I don't have a problem with it, it's their name.
I think it was a smart move to start using Debian.
Well it is Canonicals trademark but I don't think it's a wise thing to do.
It will upset the community.
Ubuntu One is not consistent with the Ubuntu Philosophy wherein it is stated, "Our work is driven by a philosophy on software freedom that aims to spread and bring the benefits of software to all parts of the world."
It is disrespectful to Ubuntu's contributors for Canonical to appropriate the Ubuntu trademark for projects which are not supportive of the Ubuntu Philosophy.
"We visited sixty-six islands and landed eighty-one times, wading, swimming (to shore). Most of the people were friendly and delightful; only two arrows shot at us, and only one went near -- So much for savages!" - J.C. Patterson
The issue is not about cost! The issue is about the dilution of the meaning behind Ubuntu -- the Free/Libre OS ecosystem organized by Canonical but largely built on the foundation of Debian Linux and around the GPL and other free software licenses by countless developers and a committed community of users -- and also why the owners of Ubuntu feel increasingly compelled to keep their homegrown creations proprietary.
I would like to be explained in simple and understandable terms why the web back-end of Canonical's online service (aka Ubuntu One) must remain proprietary? What is the benefit for both Canonical and the Ubuntu community in making the back-end of the service closed source??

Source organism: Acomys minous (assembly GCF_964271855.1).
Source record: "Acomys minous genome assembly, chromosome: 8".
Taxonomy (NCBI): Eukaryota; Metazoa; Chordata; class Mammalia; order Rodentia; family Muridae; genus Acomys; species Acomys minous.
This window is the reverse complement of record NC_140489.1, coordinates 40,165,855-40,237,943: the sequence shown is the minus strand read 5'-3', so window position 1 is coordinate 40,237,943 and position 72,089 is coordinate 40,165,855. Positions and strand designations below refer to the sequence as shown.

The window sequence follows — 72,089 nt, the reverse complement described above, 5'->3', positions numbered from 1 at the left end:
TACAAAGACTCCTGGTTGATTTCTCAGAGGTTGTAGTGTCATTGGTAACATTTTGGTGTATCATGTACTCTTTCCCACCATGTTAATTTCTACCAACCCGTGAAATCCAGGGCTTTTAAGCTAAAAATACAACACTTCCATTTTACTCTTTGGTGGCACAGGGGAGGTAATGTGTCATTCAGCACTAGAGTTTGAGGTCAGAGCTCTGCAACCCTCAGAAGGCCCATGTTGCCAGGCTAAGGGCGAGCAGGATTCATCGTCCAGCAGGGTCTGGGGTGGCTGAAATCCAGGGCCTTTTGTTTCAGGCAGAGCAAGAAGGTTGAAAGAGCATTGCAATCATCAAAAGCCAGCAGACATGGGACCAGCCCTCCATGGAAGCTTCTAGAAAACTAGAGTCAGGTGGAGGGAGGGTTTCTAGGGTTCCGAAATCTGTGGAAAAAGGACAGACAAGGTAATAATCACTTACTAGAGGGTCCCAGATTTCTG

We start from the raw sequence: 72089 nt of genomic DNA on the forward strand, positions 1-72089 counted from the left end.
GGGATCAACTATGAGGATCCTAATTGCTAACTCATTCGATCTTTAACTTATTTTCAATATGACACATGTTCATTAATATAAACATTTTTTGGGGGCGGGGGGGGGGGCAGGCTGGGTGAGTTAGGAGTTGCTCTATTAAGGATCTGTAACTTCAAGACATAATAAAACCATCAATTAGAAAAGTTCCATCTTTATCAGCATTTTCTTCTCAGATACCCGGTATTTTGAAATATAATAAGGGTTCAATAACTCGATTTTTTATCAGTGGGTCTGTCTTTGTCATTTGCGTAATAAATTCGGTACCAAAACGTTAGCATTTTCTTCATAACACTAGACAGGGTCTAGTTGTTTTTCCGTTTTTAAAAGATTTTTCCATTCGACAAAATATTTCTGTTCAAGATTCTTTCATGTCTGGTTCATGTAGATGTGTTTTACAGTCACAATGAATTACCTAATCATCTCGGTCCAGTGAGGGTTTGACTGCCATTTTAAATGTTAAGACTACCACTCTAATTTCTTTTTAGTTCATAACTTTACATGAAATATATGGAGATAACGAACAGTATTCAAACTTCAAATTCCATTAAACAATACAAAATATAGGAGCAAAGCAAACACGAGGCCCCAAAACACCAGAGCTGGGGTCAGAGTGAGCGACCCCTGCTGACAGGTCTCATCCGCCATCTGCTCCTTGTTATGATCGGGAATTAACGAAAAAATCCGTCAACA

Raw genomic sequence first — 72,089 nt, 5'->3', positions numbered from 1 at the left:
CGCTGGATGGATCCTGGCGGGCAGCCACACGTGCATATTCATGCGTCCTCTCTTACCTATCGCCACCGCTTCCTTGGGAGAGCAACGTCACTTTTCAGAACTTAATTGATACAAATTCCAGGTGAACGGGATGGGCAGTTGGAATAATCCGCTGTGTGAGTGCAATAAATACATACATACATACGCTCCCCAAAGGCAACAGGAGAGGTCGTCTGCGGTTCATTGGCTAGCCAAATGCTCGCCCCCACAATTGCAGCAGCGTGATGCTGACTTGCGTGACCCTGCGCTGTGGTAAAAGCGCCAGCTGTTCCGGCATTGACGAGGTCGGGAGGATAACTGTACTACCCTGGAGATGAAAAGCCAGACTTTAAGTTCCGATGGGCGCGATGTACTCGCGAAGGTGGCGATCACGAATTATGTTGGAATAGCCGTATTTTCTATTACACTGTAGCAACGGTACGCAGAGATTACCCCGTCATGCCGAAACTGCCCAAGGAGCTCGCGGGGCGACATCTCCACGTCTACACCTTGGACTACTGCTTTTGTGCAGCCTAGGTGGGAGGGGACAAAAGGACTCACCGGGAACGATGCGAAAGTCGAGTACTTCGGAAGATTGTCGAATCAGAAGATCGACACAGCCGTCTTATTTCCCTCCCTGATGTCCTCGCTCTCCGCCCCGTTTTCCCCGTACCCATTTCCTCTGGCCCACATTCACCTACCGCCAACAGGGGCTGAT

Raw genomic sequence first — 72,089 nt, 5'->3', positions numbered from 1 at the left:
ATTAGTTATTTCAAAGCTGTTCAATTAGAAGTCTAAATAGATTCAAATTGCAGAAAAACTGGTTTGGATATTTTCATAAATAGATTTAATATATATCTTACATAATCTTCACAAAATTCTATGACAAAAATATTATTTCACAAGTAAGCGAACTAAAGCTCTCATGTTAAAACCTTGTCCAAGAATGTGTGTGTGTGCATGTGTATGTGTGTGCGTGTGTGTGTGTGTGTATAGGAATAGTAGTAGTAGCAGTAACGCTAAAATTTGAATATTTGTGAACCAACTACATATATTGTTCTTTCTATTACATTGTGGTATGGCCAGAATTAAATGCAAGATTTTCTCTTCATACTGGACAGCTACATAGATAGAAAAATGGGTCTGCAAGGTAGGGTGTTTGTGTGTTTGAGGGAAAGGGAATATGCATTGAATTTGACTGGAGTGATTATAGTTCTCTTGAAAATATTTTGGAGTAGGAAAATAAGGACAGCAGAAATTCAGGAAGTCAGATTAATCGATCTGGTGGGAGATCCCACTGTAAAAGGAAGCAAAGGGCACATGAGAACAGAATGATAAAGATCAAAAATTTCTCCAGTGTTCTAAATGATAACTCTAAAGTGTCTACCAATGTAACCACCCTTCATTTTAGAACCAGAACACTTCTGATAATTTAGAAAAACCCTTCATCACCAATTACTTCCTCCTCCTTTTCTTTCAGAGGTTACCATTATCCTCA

The whole philosophy of Free Software is about "standing on the shoulders of giants", i.e. building software that everyone can freely use and further improve according to licenses such as GPL.
Personally I'd love to subscribe to such an Open-Source service and by doing so help finance Ubuntu's (the open OS in this case) backers, but if Canonical is choosing the slippery slope of selectively sharing and denying the fruits of their development, that does cause me to at least re-evaluate my relationship with Canonical's Ubuntu.
And that's a shame (I am still open to listening to their reasoning though) since I am not a tin-foil purist, but I do understand the technical and ethical arguments in favour of openness.
What comes to the naming of Canonical's online service, of course it will be confusing when some products like Ubuntu Six-point-oh-four to Ubuntu Nine-point-ten etc. will supposedly be always Free, but Ubuntu One (and whatever Ubuntu-branded proprietary services might follow) is something different altogether.
The word and concept of UBUNTU will no longer mean "sharing, because it will be good for all of us" but "whatever enhances Canonical's ability to monetize the UBUNTU brand"??
Last edited by misGnomer; May 14th, 2009 at 10:42 PM. Reason: I need to use EMPHASIS too
I'm sorry I am confused, why are poeple upset? Canonical owns Ubuntu, Ubuntu one is initially free or for more space $10 a month, and what Canonical is doing is very similar to what Google is doing. The company needs revenue to keep supporting development and this is a great way.
I know I will be using it, it will be great for traveling with my limited space netbook or keeping files availible when I'm not at my desk.
Last night I lay in bed looking up at the stars in the sky and I thought to myself, where the heck is the ceiling.